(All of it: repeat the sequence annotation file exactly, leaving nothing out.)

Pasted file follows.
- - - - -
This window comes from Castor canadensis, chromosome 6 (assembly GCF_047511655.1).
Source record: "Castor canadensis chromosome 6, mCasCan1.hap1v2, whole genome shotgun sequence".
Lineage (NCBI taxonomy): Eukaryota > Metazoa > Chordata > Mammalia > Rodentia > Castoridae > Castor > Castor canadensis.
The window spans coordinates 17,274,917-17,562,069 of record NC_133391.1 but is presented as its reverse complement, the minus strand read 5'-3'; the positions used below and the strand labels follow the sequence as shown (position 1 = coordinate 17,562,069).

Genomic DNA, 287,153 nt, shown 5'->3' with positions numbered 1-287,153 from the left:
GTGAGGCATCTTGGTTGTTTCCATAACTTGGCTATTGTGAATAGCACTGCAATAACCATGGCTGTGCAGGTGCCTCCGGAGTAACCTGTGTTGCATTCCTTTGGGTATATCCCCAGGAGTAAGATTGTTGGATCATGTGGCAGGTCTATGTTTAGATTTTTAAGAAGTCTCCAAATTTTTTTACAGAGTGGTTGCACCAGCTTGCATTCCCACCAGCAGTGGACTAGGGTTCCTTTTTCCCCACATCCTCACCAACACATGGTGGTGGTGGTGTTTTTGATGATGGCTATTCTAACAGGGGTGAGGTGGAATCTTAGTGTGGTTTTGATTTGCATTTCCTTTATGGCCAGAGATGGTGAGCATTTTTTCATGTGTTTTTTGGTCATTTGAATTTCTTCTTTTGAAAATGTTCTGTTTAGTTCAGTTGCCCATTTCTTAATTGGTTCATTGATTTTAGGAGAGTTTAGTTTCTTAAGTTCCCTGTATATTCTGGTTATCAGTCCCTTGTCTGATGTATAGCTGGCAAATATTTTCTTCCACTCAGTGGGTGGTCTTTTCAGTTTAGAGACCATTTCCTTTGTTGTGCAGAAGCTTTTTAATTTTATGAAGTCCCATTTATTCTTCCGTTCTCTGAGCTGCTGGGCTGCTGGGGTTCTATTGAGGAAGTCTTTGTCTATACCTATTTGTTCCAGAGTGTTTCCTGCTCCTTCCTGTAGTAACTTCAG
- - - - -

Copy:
This window comes from Castor canadensis, chromosome 6 (assembly GCF_047511655.1).
Source record: "Castor canadensis chromosome 6, mCasCan1.hap1v2, whole genome shotgun sequence".
Lineage (NCBI taxonomy): Eukaryota > Metazoa > Chordata > Mammalia > Rodentia > Castoridae > Castor > Castor canadensis.
The window spans coordinates 17,274,917-17,562,069 of record NC_133391.1 but is presented as its reverse complement, the minus strand read 5'-3'; the positions used below and the strand labels follow the sequence as shown (position 1 = coordinate 17,562,069).

Genomic DNA, 287,153 nt, shown 5'->3' with positions numbered 1-287,153 from the left:
GTGAGGCATCTTGGTTGTTTCCATAACTTGGCTATTGTGAATAGCACTGCAATAACCATGGCTGTGCAGGTGCCTCCGGAGTAACCTGTGTTGCATTCCTTTGGGTATATCCCCAGGAGTAAGATTGTTGGATCATGTGGCAGGTCTATGTTTAGATTTTTAAGAAGTCTCCAAATTTTTTTACAGAGTGGTTGCACCAGCTTGCATTCCCACCAGCAGTGGACTAGGGTTCCTTTTTCCCCACATCCTCACCAACACATGGTGGTGGTGGTGTTTTTGATGATGGCTATTCTAACAGGGGTGAGGTGGAATCTTAGTGTGGTTTTGATTTGCATTTCCTTTATGGCCAGAGATGGTGAGCATTTTTTCATGTGTTTTTTGGTCATTTGAATTTCTTCTTTTGAAAATGTTCTGTTTAGTTCAGTTGCCCATTTCTTAATTGGTTCATTGATTTTAGGAGAGTTTAGTTTCTTAAGTTCCCTGTATATTCTGGTTATCAGTCCCTTGTCTGATGTATAGCTGGCAAATATTTTCTTCCACTCAGTGGGTGGTCTTTTCAGTTTAGAGACCATTTCCTTTGTTGTGCAGAAGCTTTTTAATTTTATGAAGTCCCATTTATTCTTCCGTTCTCTGAGCTGCTGGGCTGCTGGGGTTCTATTGAGGAAGTCTTTGTCTATACCTATTTGTTCCAGAGTGTTTCCTGCTCCTTCCTGTAGTAACTTCAG